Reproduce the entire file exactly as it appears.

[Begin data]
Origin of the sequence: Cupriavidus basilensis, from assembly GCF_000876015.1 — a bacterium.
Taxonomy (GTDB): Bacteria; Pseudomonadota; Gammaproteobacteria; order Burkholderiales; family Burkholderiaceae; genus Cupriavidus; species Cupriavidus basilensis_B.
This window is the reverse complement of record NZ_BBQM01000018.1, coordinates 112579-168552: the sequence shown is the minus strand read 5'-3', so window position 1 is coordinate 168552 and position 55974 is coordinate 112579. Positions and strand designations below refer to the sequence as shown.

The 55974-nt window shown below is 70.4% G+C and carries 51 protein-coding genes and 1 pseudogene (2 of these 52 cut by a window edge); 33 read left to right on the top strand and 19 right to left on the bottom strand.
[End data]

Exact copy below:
Origin of the sequence: Cupriavidus basilensis, from assembly GCF_000876015.1 — a bacterium.
Taxonomy (GTDB): Bacteria; Pseudomonadota; Gammaproteobacteria; order Burkholderiales; family Burkholderiaceae; genus Cupriavidus; species Cupriavidus basilensis_B.
This window is the reverse complement of record NZ_BBQM01000018.1, coordinates 112579-168552: the sequence shown is the minus strand read 5'-3', so window position 1 is coordinate 168552 and position 55974 is coordinate 112579. Positions and strand designations below refer to the sequence as shown.

The 55974-nt window shown below is 70.4% G+C and carries 51 protein-coding genes and 1 pseudogene (2 of these 52 cut by a window edge); 33 read left to right on the top strand and 19 right to left on the bottom strand.